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More updates on God-talk films

Mel Gibson's Apocolypto (a film this blog’s been following) has finally come out with a one-sheet poster (see right).

ComingSoon reports that Harry Potter & The Order of the Phoenix has begun shooting in England. ComingSoon also reports that Helena Bonham Carter is Bellatrix Lestrange, Oldman is returning as Sirius Black, Professor Grubbly Plank is Apple Brook and the final installment in book form is due out in 2007. Why is this film on a God-talk blog? Check out Redeeming Harry Potter or this book for starters.

Superman Returns has come out with a new trailer attached to X3: The Last Stand (see this blog’s thoughts on that one here), some new TV spots and the news that it is opening June 28 instead of June 30 (to gain extra few days before the July 7 release of the second installment in the Pirates of the Caribbean saga).

Evan Almighty (Bruce Almighty sequel that’s gone the way of Noah and the Ark) news is scattered, but here’s a picture of the ark Evan builds and some info on the adventure of filming animals (yes, it appears this Ark is the real thing) both real and CGI.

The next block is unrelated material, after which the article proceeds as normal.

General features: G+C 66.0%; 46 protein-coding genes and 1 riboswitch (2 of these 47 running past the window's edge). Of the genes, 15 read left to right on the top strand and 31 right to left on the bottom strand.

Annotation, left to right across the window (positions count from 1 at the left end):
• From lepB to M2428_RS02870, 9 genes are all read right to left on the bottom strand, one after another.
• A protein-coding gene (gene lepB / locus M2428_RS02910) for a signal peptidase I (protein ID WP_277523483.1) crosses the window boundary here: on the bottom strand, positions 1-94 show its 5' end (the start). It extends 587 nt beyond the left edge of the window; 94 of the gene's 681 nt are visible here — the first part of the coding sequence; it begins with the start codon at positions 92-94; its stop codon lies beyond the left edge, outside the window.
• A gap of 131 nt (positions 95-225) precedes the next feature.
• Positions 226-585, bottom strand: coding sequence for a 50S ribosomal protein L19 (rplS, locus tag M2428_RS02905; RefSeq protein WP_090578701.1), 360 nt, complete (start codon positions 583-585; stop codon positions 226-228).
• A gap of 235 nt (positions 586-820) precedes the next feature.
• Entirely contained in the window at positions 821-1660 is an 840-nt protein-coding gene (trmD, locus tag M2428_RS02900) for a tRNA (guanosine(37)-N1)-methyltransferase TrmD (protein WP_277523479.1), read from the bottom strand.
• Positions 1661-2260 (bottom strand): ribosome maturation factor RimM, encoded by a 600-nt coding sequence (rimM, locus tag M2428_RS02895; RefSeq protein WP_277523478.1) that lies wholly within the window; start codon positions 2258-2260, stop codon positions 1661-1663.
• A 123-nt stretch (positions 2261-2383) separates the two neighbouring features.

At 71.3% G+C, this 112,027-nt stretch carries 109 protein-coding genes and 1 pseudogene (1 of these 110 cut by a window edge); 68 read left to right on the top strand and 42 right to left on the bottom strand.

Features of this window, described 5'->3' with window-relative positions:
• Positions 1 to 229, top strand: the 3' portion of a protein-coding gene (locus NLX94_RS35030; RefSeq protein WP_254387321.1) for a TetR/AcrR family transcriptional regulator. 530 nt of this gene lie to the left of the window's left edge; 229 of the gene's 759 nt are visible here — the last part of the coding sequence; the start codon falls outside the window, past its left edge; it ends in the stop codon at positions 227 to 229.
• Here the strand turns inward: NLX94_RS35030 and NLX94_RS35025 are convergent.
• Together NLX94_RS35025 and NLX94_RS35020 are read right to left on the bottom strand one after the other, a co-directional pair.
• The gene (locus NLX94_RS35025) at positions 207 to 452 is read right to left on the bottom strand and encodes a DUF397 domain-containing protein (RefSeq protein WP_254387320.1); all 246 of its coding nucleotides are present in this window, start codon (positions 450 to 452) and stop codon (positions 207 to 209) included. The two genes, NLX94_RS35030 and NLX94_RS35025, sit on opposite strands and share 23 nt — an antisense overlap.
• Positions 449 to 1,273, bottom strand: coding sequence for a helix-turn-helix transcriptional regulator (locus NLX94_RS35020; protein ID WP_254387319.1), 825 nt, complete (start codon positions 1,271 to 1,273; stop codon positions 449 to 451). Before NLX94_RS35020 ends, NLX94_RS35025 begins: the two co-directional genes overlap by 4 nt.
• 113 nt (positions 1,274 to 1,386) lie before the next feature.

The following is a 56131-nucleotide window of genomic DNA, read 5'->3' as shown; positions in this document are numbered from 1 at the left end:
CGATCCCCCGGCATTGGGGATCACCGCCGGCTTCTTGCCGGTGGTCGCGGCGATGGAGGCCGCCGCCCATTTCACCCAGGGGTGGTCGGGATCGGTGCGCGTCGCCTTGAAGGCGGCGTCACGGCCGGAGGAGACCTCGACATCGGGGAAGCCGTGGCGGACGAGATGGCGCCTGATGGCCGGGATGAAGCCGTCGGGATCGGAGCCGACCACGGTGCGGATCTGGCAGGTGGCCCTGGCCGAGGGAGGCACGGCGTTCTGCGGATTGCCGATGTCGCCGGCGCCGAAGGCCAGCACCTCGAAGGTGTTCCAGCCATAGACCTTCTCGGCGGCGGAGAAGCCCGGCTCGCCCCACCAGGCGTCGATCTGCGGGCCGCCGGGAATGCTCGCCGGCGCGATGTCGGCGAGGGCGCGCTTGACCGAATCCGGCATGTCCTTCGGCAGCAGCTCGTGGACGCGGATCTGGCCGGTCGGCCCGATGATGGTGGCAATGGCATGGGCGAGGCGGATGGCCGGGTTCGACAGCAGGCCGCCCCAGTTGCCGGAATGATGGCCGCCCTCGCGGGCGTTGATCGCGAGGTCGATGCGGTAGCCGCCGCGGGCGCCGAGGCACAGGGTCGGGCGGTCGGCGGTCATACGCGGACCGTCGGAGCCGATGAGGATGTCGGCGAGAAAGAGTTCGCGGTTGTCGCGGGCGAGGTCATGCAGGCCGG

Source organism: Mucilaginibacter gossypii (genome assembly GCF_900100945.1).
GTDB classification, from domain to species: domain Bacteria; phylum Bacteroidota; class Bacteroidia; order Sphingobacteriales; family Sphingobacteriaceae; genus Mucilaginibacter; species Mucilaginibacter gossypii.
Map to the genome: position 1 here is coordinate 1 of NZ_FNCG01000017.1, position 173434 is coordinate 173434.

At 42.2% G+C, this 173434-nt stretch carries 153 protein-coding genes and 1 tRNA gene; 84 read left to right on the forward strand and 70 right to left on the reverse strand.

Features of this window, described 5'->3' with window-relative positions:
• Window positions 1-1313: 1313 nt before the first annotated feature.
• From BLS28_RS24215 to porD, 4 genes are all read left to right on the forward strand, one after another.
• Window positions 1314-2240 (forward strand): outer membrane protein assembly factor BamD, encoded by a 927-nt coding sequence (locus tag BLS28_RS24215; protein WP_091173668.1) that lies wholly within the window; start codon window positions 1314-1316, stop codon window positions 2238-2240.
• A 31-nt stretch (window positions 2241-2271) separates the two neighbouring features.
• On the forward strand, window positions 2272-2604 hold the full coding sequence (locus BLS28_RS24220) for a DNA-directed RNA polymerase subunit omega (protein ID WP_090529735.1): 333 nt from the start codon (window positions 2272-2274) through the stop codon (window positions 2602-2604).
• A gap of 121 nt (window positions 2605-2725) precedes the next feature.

Cinecom is a fountain of news when it comes to new films this blog will watch (some with more God-talk potential than others), including The Tale of Despereaux (a wonderful novel which could make a great film), a Logan’s Run remake (lots of potential God-talk in that one), and the news that Anne McCaffrey’s Dragon Riders of Pern is heading for the big screen.

Then there’s always the new Star Trek movie with J.J. Abrams (of Lost, Alias and MI:3 fame), which appears to be focusing on the academy years of Kirk and friends. Or the news that the Star Wars TV series spin-off is looking more likely: apparently the series will cover the years between Episodes III and IV—but we’ll have to wait until 2008 to see them.

For a more reflective fare, try the NY Times article "God and Man on Screen: Big Questions as Entertainment," which takes a more jaded look at the let’s-do-religion trend in Hollywood (including this quote: “This satire [Saved!] makes clear what the current religious-themed films say in a more subversive way: faith may (or may not) be deep, but organized religion can be devilish.”)

(Image: Touchstone/Icon)